If you’ve ever had a terrible night’s sleep, you know all too well how cranky you can be the next day. You feel sluggish, you can’t concentrate and you may not be very pleasant. Beyond feeling like a zombie, restless nights can actually be dangerous as one in five Australians is affected by a sleep disorder, which contributes to health conditions like diabetes and cardiovascular disease.
A study published in the Experimental Physiology Journal found that sleep is one of the major influences on overall heart health. MicroRNAs helps regulate gene expression, and the same study had found that between 40 to 60 per cent of participants who experienced insufficient sleep had lower circulating levels of MicroRNAs.
Many factors contribute to restless sleep that impacts more people than you may think. Here are five of the most common reasons:
Stress can cause quite a few physical and mental symptoms, including a restless night’s sleep. If you suffer from stress, it may be causing your muscles to tense up, making it harder to fall asleep. Equally, if something is on your mind, it may be harder to clear your head and allow your mind to drift off to slumber.
2. Imbalanced diet
Not getting enough nutrients in your diet can negatively impact your sleep schedule, as it plays a huge role in producing the sleep hormone melatonin.
3. Poor sleep schedule
Going to bed too early, late, or even when you aren’t tired can negatively impact your sleep schedule. For example, if you get into the habit of sleeping late, your body clock won’t know any different, even when you are tired.
4. Being overstimulated
Digital devices can cause overstimulation because the blue light can delay the release of melatonin, which ultimately resets the body’s internal clock to a much later time.
5. Underlying medical conditions
Some people suffer from sleep-related medical conditions, such as restless leg syndrome, sleep apnea, and insomnia. These chronic conditions negatively affect sleep by leaving sufferers tossing and turning during the night or simply leaving them wide awake all night.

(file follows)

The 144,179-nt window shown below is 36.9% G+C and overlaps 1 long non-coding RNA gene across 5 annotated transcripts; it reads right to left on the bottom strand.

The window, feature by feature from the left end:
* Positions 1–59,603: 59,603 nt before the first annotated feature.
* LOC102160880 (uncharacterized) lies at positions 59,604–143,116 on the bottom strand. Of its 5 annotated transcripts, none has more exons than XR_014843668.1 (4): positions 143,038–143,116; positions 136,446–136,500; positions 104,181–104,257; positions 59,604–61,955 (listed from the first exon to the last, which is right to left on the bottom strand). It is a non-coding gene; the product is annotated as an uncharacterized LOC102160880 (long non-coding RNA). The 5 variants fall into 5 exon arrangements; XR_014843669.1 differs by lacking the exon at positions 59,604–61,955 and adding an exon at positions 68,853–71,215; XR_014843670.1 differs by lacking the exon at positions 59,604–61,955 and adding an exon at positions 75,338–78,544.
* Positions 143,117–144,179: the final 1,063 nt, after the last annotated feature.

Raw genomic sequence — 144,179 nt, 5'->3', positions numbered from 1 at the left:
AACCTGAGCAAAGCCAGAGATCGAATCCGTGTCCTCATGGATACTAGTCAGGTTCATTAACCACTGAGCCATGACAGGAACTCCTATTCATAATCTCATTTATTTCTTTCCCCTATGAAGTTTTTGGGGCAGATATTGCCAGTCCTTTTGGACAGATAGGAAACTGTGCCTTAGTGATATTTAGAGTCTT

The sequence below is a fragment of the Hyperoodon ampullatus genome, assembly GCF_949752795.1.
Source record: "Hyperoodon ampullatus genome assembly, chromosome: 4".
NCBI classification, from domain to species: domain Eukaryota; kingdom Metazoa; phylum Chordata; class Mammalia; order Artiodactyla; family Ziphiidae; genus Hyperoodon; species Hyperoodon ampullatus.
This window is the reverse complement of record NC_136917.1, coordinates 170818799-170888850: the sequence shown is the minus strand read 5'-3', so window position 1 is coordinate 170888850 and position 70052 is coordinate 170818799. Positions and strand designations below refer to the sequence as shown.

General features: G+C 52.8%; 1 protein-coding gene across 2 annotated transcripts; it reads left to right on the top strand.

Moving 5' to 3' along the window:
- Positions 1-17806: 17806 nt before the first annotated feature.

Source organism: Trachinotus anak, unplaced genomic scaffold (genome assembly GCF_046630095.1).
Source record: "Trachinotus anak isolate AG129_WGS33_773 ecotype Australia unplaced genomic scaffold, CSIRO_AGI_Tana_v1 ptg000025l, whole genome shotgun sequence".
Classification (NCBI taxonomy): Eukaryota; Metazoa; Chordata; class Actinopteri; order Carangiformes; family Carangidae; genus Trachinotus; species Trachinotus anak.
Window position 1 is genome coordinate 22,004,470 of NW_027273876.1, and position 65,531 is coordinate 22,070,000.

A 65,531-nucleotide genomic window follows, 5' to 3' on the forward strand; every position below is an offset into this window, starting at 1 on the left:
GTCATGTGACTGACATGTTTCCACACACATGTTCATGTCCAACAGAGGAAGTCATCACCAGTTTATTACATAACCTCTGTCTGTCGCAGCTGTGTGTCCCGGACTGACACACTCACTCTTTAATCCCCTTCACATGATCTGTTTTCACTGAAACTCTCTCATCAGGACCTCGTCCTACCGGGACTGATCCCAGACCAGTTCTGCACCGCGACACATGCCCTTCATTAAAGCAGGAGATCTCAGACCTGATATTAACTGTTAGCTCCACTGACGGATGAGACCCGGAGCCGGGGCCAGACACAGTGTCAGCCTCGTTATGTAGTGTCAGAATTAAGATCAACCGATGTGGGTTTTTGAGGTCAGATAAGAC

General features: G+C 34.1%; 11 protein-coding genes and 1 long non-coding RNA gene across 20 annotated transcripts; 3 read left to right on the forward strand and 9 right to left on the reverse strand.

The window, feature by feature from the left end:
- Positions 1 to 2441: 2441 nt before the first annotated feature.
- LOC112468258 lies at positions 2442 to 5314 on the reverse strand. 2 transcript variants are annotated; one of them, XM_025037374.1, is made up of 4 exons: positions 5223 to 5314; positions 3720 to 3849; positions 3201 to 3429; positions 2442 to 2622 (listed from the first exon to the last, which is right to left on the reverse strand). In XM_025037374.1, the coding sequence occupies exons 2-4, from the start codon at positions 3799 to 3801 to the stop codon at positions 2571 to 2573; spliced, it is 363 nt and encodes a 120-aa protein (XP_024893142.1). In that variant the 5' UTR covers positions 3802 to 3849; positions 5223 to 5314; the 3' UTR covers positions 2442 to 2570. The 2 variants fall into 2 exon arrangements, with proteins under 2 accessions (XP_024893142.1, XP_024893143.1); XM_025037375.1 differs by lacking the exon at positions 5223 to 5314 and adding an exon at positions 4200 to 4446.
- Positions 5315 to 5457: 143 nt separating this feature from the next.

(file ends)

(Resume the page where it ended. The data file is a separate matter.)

With that said, there is still hope for restless sleepers. Here are five ways to improve your sleep:
Create a relaxing sleep space
Darken the room, light a candle, and choose quality bedding to help produce the best possible sleep space. Creating a relaxing space will rid your mind of stress and let you fall asleep quicker.
Set an alarm
Setting an alarm for the same time each day will help you form a regular sleep schedule. After a week, your body clock should get used to the time, leaving you feeling well-rested.
Turn off devices
As mentioned above, being overstimulated puts you at risk of a restless night’s sleep. Turning off your devices 30 minutes before sleeping will help your eyes adjust. Instead, you can choose to read a book to help you fall asleep.
Take a walk, journal, or practise relaxation techniques to help you manage stress. If you aren’t stressed, your brain won’t constantly be as active, meaning you can relax by the end of the day.
If nothing else works, there’s always the option to seek professional help for prescription medications. Medications can help reduce sleep conditions, like sleep apnea.
If restless sleep is persistent, it’s important to see a medical professional, so they can evaluate the causes and find the underlying issue.
IMPORTANT LEGAL INFO This article is of a general nature and FYI only, because it doesn’t take into account your personal health requirements or existing medical conditions. That means it’s not personalised health advice and shouldn’t be relied upon as if it is. Before making a health-related decision, you should work out if the info is appropriate for your situation and get professional medical advice.